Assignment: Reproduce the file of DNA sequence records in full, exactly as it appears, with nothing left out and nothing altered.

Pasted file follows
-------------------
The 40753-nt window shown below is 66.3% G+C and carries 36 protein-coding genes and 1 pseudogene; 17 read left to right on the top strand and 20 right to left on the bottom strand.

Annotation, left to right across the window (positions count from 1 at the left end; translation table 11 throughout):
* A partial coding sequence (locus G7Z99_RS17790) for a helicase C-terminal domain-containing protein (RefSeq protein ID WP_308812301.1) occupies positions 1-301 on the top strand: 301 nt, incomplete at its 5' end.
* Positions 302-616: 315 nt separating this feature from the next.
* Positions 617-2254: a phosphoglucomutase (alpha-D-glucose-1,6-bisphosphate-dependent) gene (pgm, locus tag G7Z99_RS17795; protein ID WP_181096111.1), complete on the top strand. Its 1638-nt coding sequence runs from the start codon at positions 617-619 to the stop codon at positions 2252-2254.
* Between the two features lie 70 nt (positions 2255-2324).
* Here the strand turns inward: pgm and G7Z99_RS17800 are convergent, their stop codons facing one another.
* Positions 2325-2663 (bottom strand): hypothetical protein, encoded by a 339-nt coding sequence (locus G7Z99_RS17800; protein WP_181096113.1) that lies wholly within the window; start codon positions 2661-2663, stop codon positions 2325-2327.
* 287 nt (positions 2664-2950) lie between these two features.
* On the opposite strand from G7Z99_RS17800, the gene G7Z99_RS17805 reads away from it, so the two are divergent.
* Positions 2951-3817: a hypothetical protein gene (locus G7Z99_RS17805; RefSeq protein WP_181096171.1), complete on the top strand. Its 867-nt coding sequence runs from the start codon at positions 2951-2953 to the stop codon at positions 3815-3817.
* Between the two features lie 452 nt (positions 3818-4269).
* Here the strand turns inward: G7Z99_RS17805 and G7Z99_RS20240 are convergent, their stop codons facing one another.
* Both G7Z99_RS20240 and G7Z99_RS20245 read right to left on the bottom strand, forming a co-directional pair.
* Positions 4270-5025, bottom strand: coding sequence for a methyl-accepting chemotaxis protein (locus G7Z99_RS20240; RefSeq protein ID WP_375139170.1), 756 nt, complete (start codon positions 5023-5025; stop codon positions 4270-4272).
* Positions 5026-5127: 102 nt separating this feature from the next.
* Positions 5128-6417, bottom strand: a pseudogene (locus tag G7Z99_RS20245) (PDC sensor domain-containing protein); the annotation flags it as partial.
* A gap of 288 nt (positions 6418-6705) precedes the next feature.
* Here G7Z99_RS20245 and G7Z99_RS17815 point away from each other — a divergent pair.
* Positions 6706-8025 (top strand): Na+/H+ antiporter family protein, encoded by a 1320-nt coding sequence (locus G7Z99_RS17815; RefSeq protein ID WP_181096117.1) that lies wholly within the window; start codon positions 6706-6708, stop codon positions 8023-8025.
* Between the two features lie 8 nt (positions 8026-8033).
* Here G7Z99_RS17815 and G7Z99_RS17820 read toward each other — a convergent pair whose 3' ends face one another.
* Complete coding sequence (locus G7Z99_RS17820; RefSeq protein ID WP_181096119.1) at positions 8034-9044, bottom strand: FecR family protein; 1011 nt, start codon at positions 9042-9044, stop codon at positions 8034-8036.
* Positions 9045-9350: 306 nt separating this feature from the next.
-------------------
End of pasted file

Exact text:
The 40753-nt window shown below is 66.3% G+C and carries 36 protein-coding genes and 1 pseudogene; 17 read left to right on the top strand and 20 right to left on the bottom strand.

Annotation, left to right across the window (positions count from 1 at the left end; translation table 11 throughout):
* A partial coding sequence (locus G7Z99_RS17790) for a helicase C-terminal domain-containing protein (RefSeq protein ID WP_308812301.1) occupies positions 1-301 on the top strand: 301 nt, incomplete at its 5' end.
* Positions 302-616: 315 nt separating this feature from the next.
* Positions 617-2254: a phosphoglucomutase (alpha-D-glucose-1,6-bisphosphate-dependent) gene (pgm, locus tag G7Z99_RS17795; protein ID WP_181096111.1), complete on the top strand. Its 1638-nt coding sequence runs from the start codon at positions 617-619 to the stop codon at positions 2252-2254.
* Between the two features lie 70 nt (positions 2255-2324).
* Here the strand turns inward: pgm and G7Z99_RS17800 are convergent, their stop codons facing one another.
* Positions 2325-2663 (bottom strand): hypothetical protein, encoded by a 339-nt coding sequence (locus G7Z99_RS17800; protein WP_181096113.1) that lies wholly within the window; start codon positions 2661-2663, stop codon positions 2325-2327.
* 287 nt (positions 2664-2950) lie between these two features.
* On the opposite strand from G7Z99_RS17800, the gene G7Z99_RS17805 reads away from it, so the two are divergent.
* Positions 2951-3817: a hypothetical protein gene (locus G7Z99_RS17805; RefSeq protein WP_181096171.1), complete on the top strand. Its 867-nt coding sequence runs from the start codon at positions 2951-2953 to the stop codon at positions 3815-3817.
* Between the two features lie 452 nt (positions 3818-4269).
* Here the strand turns inward: G7Z99_RS17805 and G7Z99_RS20240 are convergent, their stop codons facing one another.
* Both G7Z99_RS20240 and G7Z99_RS20245 read right to left on the bottom strand, forming a co-directional pair.
* Positions 4270-5025, bottom strand: coding sequence for a methyl-accepting chemotaxis protein (locus G7Z99_RS20240; RefSeq protein ID WP_375139170.1), 756 nt, complete (start codon positions 5023-5025; stop codon positions 4270-4272).
* Positions 5026-5127: 102 nt separating this feature from the next.
* Positions 5128-6417, bottom strand: a pseudogene (locus tag G7Z99_RS20245) (PDC sensor domain-containing protein); the annotation flags it as partial.
* A gap of 288 nt (positions 6418-6705) precedes the next feature.
* Here G7Z99_RS20245 and G7Z99_RS17815 point away from each other — a divergent pair.
* Positions 6706-8025 (top strand): Na+/H+ antiporter family protein, encoded by a 1320-nt coding sequence (locus G7Z99_RS17815; RefSeq protein ID WP_181096117.1) that lies wholly within the window; start codon positions 6706-6708, stop codon positions 8023-8025.
* Between the two features lie 8 nt (positions 8026-8033).
* Here G7Z99_RS17815 and G7Z99_RS17820 read toward each other — a convergent pair whose 3' ends face one another.
* Complete coding sequence (locus G7Z99_RS17820; RefSeq protein ID WP_181096119.1) at positions 8034-9044, bottom strand: FecR family protein; 1011 nt, start codon at positions 9042-9044, stop codon at positions 8034-8036.
* Positions 9045-9350: 306 nt separating this feature from the next.